Beeswax is on the pricier side of the wax price range, but has its own benefits for use. For example, beeswax candles have a noticeably longer burn time, and are one of the most natural waxes you can buy. Beeswax is also nontoxic and many candle makers claim that beeswax candles act as a sort of natural air cleaner. There are very few drawbacks to making and burning beeswax candles; typically, the expense of the wax is what drives candlemakers and buyers to less pricey options.
There are many conflicting opinions about palm wax and its usage. While many agree that palm wax has marketable benefits, such as its increased hardness and smoothness, others stay away from palm wax due to unfair trade practices associated with its production. Whatever your opinion may be, your buyers will expect a responsibly sourced product that has been fairy produced; be sure to do your research on the company you intend to buy it from to make sure that the product you purchase fits this criteria!
There are several additives that can help distinguish your candles from your competitor's, while giving your buyers additional benefits and a quality product. Although not required, these additives can increase hardness or even promote the longevity of the finished product.
Rarely do we hear the word "acid" without automatically thinking "caustic", but this is not the case with stearic acid. Stearic acid is made by saponifying the triglycerides in fats and oils using hot water and distillation. Stearic acid can be made from either animal or vegetable fats.
Stearic Acid is often used in candle making to make candles harder in order to prevent slumping; because of this, it is often used in votives and pillars. It is also used to make translucent wax more opaque, increase burn time and retain fragrance.
Vybar is a polymerized olefin, and is used to replace stearic acid in candlemaking. Vybar has the ability to increase the harness of a candle without contributing to brittleness, and has the same quality of providing increased opacity and fragrance retention as stearic.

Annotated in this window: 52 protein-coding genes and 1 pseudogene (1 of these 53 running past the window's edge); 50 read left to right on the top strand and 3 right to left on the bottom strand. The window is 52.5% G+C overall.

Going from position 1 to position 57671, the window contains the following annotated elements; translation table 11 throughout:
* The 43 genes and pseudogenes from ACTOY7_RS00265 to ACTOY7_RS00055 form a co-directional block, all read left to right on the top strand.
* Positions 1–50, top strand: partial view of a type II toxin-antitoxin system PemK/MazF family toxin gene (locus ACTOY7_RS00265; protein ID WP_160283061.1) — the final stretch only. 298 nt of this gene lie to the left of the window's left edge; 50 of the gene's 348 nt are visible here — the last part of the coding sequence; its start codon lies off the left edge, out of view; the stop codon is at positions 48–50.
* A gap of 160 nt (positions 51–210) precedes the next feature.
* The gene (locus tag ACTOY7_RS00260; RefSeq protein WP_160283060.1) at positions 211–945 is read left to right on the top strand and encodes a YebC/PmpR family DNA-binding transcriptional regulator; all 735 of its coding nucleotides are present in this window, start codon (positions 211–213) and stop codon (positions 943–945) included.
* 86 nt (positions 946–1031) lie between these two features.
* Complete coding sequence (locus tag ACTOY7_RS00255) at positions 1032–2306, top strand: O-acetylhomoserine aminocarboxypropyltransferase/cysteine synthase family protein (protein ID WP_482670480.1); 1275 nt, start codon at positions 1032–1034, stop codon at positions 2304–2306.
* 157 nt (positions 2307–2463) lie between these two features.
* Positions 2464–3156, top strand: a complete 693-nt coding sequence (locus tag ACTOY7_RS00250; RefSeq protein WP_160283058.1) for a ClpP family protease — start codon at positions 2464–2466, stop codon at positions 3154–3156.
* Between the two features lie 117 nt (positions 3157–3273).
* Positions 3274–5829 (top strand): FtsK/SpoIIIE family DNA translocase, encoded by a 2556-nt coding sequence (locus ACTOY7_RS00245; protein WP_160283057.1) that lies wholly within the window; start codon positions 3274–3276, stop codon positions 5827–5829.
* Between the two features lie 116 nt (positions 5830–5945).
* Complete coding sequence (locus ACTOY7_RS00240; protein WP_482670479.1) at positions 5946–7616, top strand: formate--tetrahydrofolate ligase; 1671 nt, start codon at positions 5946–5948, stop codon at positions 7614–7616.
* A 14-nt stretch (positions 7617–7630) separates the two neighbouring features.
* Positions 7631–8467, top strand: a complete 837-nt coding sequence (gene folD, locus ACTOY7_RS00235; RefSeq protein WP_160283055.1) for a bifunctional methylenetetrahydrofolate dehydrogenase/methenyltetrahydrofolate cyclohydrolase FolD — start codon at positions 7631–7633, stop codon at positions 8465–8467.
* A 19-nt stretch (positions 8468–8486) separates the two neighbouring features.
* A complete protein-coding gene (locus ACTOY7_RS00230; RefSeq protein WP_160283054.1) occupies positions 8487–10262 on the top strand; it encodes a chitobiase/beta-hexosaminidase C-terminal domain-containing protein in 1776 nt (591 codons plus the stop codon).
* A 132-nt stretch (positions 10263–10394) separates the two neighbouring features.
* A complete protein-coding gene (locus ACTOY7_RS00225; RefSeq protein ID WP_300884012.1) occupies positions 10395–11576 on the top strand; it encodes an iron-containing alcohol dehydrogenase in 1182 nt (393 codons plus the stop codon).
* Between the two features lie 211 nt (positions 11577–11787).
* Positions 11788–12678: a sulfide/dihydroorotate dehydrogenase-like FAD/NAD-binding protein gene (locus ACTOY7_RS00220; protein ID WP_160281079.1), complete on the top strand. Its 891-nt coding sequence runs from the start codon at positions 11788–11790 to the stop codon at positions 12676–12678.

UV Stabilizers are used to stop candles from losing their color when exposed to sunlight (UV rays) or lighting such as fluorescent lights. Although a UV stabilizer won't completely prevent color fade, it will significantly reduce it. These additives are also called UV Absorbent, UV Protectant and UV Inhibitors.
Candle colorants come in a variety of forms; pigments, liquid candle dye and color blocks are the most popular. Be careful when coloring your candles, it is important to make sure that you are using a candle-approved colorant.
Candle making can be a great source of additional income and also a great project to do with your family and friends. Make sure to ask yourself some basic questions before you get started on your candle project:
- What is my vision for the final product?
- Are sustainability and environmental friendliness important for this project?
- Who is my target customer?
- Have I properly researched my ingredients and additives to make sure they are safe for use in candles?
Be sure to keep in mind when choosing your container and wax that this item, unlike your soap or cosmetics, will be on fire in your customer's home. Follow proper guidelines for labeling candles with precautionary stickers to avoid any avoidable issues in the future; some examples of precautions commonly used would be:
- Do not leave candle unattended
- Keep out of reach of small children and pets
- Trim wicks to prevent smoking and soot buildup
A well made, properly marketed candle will keep your customers coming back time and again!
Ready to take the first steps in your candlemaking journey? Check out our instructional video, My First Soy Candle-Intro to Candle Making featuring Julie Koenig of Kreative Kraftwerks!